Make the correct choice for cancer treatment: Questions to ask

Choosing the best treatment for cancer may be challenging and difficult. Patients should be well informed before making their choice. Communication between the patient and family and their medical team including their physician is very important.

The medical team should describe the available treatment choices to the patient and the expected results of each of them as well as their possible side effects. Patients should carefully consider the available options and understand how these treatment modalities may affect their functions, general health, appearance and livelihood. The patient and his/her health care team can work together to develop a treatment plan that fits their needs and expectations.

When facing a new medical diagnosis that requires making a choice between several therapeutic options including surgery it is important to get a second opinion. There may be different medical and surgical approaches to care for a patient and a second (or even third) opinion may be invaluable. Getting such an opinion from physicians who are experienced in the issues at hand is wise. There are many situations where treatment cannot be reversed. This is why choosing the course of therapy after consulting with at least one more specialist is very important.

Some individuals may be reluctant to ask for a referral to see another physician for a second opinion. Some may be afraid that this will be interpreted as lack of confidence in their primary physician or doubts about their competence. However, most clinicians welcome and encourage the practice and many medical insurers welcome it.

Patients are often stressed and anxious when they learn that they suffer from a serious illness and may not be able to integrate all the information and explanations they hear. They may therefore need to hear these several times to understand and integrate the information. Having a patient advocate (family member or friend) attend the discussions with the medical team is desirable as they can assist the patient in making the correct choice.

These are some of the questions to ask one’s physician(s) that can assist in making the correct choice:

  • What is the size, location, spread, and stage of the tumor?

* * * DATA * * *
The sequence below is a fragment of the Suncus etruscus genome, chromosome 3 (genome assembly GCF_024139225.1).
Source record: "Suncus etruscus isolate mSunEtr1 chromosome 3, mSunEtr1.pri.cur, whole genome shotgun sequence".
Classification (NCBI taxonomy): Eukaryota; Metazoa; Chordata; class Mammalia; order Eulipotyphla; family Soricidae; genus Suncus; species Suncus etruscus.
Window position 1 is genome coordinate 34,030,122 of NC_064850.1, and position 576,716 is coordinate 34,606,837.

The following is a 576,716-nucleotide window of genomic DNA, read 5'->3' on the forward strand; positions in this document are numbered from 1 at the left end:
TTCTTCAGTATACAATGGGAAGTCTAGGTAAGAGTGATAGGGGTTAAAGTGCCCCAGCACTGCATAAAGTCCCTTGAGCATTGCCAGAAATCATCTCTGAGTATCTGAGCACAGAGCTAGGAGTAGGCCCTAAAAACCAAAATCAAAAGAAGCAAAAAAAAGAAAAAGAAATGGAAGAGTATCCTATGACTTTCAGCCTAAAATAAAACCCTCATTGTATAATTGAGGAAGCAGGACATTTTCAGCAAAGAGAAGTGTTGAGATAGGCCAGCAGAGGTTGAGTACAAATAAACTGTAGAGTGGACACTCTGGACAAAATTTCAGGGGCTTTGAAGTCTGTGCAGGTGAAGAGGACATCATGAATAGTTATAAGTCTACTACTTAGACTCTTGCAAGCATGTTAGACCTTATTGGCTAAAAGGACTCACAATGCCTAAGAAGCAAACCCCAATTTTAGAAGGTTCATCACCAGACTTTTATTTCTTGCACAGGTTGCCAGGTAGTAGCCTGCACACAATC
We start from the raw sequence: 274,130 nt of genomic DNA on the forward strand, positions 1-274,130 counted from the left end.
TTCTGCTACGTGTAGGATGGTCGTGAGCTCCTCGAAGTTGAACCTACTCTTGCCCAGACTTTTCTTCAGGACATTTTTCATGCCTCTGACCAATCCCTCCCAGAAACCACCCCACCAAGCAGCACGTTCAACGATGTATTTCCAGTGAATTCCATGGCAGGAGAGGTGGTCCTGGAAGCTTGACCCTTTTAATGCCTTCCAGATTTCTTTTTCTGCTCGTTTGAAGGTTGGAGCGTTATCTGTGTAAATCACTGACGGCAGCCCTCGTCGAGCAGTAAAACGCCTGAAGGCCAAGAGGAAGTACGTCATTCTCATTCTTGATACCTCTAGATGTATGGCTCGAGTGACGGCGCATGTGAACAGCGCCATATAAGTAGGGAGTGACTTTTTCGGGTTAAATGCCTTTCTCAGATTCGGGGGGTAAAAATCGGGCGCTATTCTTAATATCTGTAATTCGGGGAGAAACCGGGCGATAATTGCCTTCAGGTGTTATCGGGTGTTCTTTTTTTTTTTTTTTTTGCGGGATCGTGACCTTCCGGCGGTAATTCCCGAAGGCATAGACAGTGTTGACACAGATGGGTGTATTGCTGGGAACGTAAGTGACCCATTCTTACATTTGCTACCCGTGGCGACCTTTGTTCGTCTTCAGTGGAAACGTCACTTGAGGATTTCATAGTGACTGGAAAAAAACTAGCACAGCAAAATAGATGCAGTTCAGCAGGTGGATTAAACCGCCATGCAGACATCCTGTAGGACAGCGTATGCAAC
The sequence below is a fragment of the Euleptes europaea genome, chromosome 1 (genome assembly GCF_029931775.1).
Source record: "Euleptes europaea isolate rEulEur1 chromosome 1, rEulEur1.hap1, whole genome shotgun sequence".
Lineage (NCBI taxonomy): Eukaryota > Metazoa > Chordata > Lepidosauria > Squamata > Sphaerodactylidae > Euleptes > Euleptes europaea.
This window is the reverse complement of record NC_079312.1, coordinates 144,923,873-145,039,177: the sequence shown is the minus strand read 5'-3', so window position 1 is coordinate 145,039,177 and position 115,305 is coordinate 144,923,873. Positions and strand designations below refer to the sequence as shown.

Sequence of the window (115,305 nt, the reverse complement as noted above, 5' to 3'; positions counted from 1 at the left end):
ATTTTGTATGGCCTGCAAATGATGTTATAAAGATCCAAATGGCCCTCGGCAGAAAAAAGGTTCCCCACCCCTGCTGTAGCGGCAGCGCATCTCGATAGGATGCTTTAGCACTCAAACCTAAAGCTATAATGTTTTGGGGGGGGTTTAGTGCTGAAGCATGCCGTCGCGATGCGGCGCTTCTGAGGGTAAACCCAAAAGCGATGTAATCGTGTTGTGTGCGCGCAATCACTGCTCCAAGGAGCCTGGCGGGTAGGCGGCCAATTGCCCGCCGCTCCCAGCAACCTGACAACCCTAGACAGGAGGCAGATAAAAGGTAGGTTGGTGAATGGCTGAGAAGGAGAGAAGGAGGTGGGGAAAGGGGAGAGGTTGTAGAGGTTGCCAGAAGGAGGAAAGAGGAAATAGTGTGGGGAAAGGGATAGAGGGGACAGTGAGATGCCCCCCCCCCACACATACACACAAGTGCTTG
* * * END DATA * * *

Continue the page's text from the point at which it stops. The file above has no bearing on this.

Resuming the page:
• What are the treatment options?
  • Would they include surgery, radiation therapy, chemotherapy or a combination of these?
  • What are the expected side effects, risks and benefits of each kind of treatment?
  • How can side effects be managed?
  • What is my chance of preserving normal functions and activities with each of the above treatments?
  • How to prepare for treatment?
  • Will the treatment require hospitalization and if so for how long?
  • What is the estimated cost of the treatment and will insurance cover it?
  • How will treatment affect one’s life, work and normal activities?
  • Is a research study (clinical trial) a good option?
  • Can you recommend an expert for second opinion regarding the treatment options?
  • How often and for how long will there be a need for follow ups?

Hopefully these measures will assist the patient in making the best treatment choice.

Itzhak Brook is a professor of pediatrics, Georgetown University School of Medicine and author of the book My Voice: A Physician’s Personal Experience With Throat Cancer and In the Sands of Sinai: A Physician’s Account of the Yom Kippur War. He blogs at My Voice.

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  • miranda

    Excellent post and advice for patients!

  • meyati

    I have cancer on the face. Today they finally did a CAT scan. I have a cluster of aggressive, atypical BCC near my nose- nowhere else. I’m having radiation therapy-had first one today. It’s not an ideal cure, but it surely beats what the hematologist and surgeons wanted to do-cut out my eye, my sinuses, my nose, cheek and jaw-meaning the bones. They didn’t locate or stage the cancers. I asked the radiologist-oncologist if I was stage 2. He asked why-I finally got to the correct Internet site to figure out the stage for this. WHAT GOOD IS IT TO ASK QUESTIONS WHEN DOCTORS LIE-DON’T DO THE WORK NEEDED TO ANSWER THE QUESTIONS? I had to take in my 26 year old grandson to get answers. I kept asking how long would it take to get the prosthetic face-he only answered that when I had a young, bright, male family member with me. From the first visit-I kept asking-how do you take care of a wound that size? I still don’t know-he admitted that he wasn’t talking about a surgery but a series of surgeries-my grandson’s question-, and it would probably be a year before I got my prosthetic face. Apparently the jerks don’t realize it’s difficult to care for a cancer victim, but it’s much worse when it’s highly visible. I don’t think that life like that is worth living. I just don’t understand why any doctor would do this before a CAT scan? they didn’t even check my blood to see if I was viable.

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